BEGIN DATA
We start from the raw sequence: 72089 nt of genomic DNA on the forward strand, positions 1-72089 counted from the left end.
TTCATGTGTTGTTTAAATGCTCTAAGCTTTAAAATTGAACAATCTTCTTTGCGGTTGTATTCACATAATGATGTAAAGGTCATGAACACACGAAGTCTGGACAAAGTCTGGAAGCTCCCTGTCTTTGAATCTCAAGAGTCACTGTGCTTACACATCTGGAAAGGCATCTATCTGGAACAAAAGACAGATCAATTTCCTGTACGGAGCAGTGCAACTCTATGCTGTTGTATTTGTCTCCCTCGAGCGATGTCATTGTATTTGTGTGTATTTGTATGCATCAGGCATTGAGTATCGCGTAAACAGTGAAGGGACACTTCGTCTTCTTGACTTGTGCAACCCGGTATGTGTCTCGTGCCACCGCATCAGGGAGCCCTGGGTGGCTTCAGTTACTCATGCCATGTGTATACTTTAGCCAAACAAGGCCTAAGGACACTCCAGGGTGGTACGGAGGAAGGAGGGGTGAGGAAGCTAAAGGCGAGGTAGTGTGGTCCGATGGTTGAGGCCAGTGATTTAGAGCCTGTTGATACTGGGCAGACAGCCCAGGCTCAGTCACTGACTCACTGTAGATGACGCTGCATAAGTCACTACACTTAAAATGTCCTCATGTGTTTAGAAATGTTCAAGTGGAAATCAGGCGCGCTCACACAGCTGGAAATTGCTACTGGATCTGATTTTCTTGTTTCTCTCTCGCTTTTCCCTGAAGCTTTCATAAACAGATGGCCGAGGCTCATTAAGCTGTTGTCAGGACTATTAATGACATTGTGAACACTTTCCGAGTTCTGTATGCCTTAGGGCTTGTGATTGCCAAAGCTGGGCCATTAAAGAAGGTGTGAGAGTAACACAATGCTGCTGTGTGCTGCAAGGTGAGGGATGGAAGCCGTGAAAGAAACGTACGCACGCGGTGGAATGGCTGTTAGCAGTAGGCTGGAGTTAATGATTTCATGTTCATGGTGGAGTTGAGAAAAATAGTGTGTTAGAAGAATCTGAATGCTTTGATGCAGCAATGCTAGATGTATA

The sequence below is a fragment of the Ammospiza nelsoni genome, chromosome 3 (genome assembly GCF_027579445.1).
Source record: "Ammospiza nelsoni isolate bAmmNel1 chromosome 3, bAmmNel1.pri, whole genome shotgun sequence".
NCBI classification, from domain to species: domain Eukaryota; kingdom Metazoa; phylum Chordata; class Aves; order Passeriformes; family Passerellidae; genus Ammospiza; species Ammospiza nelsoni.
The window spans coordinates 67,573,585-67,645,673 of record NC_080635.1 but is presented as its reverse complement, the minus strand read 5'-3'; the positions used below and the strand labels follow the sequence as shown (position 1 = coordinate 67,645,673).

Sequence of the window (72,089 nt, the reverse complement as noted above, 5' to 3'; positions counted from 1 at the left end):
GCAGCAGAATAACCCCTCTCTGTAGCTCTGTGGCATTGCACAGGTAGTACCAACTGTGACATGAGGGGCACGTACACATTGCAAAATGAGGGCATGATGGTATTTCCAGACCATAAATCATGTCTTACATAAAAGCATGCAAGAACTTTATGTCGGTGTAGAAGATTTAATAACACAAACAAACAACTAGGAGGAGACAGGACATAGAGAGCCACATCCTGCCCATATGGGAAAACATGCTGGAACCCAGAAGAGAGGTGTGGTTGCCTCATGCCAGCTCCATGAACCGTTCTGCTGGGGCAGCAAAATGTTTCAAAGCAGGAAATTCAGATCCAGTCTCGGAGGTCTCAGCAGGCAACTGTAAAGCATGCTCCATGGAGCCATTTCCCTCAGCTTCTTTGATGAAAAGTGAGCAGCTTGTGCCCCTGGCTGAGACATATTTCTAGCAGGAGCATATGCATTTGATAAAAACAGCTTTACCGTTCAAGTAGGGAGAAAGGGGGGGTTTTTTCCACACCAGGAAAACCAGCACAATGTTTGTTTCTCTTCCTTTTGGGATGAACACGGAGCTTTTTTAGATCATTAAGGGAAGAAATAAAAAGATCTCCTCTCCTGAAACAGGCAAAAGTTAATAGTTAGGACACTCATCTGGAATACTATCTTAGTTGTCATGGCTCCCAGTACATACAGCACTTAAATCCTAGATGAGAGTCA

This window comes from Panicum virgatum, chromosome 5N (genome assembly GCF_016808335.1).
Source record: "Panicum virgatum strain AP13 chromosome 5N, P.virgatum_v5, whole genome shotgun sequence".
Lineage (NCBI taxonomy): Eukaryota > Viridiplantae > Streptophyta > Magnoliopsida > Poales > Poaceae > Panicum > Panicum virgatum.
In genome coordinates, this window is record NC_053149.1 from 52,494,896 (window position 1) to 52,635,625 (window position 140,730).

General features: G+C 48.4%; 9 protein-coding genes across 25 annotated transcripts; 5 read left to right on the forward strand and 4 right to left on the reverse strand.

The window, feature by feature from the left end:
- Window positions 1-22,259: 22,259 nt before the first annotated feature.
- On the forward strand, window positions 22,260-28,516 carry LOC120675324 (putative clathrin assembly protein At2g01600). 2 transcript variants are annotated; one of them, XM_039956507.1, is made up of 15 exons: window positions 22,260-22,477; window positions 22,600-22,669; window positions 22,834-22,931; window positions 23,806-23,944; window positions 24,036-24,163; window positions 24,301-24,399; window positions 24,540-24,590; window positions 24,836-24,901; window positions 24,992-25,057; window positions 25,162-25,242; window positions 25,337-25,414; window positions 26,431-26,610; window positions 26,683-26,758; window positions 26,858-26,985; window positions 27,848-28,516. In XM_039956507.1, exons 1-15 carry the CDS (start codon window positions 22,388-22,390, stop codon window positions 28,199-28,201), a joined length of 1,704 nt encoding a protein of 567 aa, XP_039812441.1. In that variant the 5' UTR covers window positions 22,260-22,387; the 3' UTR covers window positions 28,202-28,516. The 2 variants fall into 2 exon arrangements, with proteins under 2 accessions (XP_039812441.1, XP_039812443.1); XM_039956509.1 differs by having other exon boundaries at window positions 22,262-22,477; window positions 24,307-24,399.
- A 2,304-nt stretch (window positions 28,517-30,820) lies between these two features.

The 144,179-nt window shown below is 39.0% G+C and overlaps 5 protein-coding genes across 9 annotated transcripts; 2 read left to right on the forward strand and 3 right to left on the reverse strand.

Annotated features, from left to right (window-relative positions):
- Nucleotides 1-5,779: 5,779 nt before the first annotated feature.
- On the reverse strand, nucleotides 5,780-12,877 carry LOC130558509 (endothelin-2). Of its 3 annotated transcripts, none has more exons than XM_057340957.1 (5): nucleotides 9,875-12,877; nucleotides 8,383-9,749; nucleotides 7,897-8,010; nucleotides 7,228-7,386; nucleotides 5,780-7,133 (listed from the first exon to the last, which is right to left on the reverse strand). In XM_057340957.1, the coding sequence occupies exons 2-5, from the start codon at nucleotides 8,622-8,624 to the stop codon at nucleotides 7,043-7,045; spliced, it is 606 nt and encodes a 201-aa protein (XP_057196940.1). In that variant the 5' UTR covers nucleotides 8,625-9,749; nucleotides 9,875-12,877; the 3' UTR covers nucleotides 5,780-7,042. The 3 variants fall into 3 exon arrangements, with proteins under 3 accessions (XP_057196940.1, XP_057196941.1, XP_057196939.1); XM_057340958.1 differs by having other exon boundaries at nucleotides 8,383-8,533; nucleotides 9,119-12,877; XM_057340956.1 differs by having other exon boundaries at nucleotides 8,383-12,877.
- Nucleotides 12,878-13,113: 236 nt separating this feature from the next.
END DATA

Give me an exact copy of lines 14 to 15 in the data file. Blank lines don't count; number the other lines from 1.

The window, feature by feature from the left end:
- Window positions 1-22,259: 22,259 nt before the first annotated feature.